What is "Cumis Counsel" and Do I Need One?

By: Kenneth W. Chung

A lawsuit is filed against Broker Bob and his seller alleging that they both were aware of a water leak under the slab but didn't disclose the problem to the buyer. The lawsuit alleges fraud and negligence against Broker Bob. Bob sends the lawsuit to his E&O insurance company. He then receives a "Reservation of Rights" letter from the insurance company stating that they have appointed one of their panel attorneys to represent him. The letter also states that the insurance company is reserving its rights to deny coverage and seek reimbursement of legal fees paid for the defense if a judgment is later obtained based on fraud since fraud is not covered by insurance.

Not quite understanding what this means and relieved that his insurance company is paying all the expenses, Broker Bob believes he is covered. After a year of litigation, and foregoing several settlement opportunities, Broker Bob's panel counsel guides the case to trial. At trial, a fraud judgment is issued against Broker Bob. To make matters worse, he then receives a letter from his insurance company stating that the insurer will not pay for his fraud judgment and that Broker Bob must also reimburse the insurer for all the legal expenses paid to panel counsel. Still, in shock, Broker Bob ponders why his insurance company did not settle the case earlier so that the possibility of a fraud judgment could have been avoided.

Broker Bob should have had independent counsel (aka "Cumis Counsel") whose job is to look out for Broker Bob's personal interests over those of the insurer. California Civil Code Section 2860 states: " If the provisions of a policy of insurance impose a duty to defend upon an insurer and a conflict of interest arises which creates a duty on the part of the insurer to provide independent counsel to the insured, the insurer shall provide independent counsel to represent the insured unless, at the time the insured is informed that a possible conflict may arise or does exist, the insured expressly waives, in writing, the right to independent counsel..."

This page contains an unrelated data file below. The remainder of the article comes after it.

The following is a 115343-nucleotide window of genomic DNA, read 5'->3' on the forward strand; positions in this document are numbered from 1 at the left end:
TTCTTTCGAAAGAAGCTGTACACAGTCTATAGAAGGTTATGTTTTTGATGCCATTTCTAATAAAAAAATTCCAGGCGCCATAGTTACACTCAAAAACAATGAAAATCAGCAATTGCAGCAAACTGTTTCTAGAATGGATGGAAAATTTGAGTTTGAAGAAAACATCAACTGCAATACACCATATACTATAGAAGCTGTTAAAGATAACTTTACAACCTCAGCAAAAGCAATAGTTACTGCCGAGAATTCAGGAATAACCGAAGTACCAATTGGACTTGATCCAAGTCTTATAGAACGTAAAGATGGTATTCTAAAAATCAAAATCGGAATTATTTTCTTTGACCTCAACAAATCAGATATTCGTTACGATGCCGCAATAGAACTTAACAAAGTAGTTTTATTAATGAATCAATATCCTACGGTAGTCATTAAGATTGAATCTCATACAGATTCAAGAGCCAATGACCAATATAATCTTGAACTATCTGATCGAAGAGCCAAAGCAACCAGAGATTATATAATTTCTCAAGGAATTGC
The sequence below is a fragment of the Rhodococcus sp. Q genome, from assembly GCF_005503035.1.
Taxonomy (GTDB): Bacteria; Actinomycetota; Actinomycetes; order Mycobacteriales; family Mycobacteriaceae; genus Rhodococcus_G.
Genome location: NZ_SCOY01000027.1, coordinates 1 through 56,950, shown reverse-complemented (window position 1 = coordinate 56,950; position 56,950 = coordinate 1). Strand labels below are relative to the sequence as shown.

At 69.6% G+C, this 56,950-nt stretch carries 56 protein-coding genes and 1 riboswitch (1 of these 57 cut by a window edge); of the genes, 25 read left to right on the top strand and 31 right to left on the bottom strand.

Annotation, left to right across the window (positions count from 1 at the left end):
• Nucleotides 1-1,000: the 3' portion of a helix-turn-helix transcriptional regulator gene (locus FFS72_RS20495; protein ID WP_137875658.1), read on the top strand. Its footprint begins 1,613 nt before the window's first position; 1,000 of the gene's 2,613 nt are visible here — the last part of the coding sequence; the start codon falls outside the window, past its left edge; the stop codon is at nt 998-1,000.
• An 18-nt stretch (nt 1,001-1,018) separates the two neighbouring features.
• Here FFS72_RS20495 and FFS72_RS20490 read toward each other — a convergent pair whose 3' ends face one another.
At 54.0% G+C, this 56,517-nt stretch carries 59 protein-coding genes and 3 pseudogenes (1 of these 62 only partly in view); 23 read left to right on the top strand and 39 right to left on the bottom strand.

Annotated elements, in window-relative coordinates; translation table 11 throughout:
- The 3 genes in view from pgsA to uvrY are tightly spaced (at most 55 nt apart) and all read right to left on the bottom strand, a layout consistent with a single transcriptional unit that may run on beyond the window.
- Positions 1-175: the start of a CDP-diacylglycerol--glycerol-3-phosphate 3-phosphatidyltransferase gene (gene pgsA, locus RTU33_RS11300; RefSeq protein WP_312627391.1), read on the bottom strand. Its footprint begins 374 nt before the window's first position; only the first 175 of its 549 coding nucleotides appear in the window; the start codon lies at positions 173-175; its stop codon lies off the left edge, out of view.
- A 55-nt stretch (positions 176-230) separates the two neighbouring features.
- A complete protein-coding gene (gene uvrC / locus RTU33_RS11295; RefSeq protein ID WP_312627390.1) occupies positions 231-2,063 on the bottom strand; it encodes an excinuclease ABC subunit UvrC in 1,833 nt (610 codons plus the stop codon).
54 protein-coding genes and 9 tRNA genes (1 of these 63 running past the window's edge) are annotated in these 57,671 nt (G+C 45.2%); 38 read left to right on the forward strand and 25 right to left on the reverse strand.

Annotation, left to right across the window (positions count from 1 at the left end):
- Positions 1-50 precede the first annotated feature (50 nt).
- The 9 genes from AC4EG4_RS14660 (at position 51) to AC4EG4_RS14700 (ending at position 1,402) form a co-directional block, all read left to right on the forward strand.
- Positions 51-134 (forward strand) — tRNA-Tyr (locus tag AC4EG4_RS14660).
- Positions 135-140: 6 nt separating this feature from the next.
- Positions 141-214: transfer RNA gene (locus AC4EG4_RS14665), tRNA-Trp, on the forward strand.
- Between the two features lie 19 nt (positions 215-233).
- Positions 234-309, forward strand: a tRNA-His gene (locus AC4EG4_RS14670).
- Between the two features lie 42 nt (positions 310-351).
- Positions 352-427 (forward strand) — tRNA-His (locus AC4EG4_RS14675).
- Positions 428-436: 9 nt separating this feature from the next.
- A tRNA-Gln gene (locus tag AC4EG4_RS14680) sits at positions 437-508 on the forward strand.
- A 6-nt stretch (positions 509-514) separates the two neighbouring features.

The tripartite relationship between Broker Bob, insurer, and panel counsel creates a situation where panel counsel has two clients - the insured and the insurer who pays panel counsel. Having multiple clients creates the possibility of a conflict of interest for panel counsel where the insurer reserves its right to deny coverage. When an insurer reserves its rights on a given issue and the outcome of that coverage issue can be controlled by panel counsel, a conflict of interest may exist. There are other situations where a conflict exists including where the insured is requested to contribute towards a settlement amount above policy limits, or where the insurance company insures the other party.

Under such circumstances, the insurer has an obligation to allow the insured to remain dependent counsel (i.e. Cumis Counsel) and to pay for Cumis Counsel's legal fees. Cumis Counsel's duty is to safeguard the insured's sole interest. Cummins Counsel would oversee the defense in furtherance of preserving insurance coverage by making sure that proper legal arguments are being made, and that the insurer pursues all reasonable settlement opportunities so that the case can be resolved without going to trial.

In order to avoid the problems of Broker Bob, independent counsel should be promptly consulted upon receipt of a reservation of rights letter. Based on the contents of such letter and the circumstances of the case, an independent counsel can evaluate whether Cumis Counsel is warranted, and if so, properly represent your interest in demanding the insurer to appoint and pay for Cumis Counsel to protect the insured's sole interests. The law firm of Kring & Chung, LLP regularly counsels insureds on such matters and can assist you in determining your right to Cumis Counsel.

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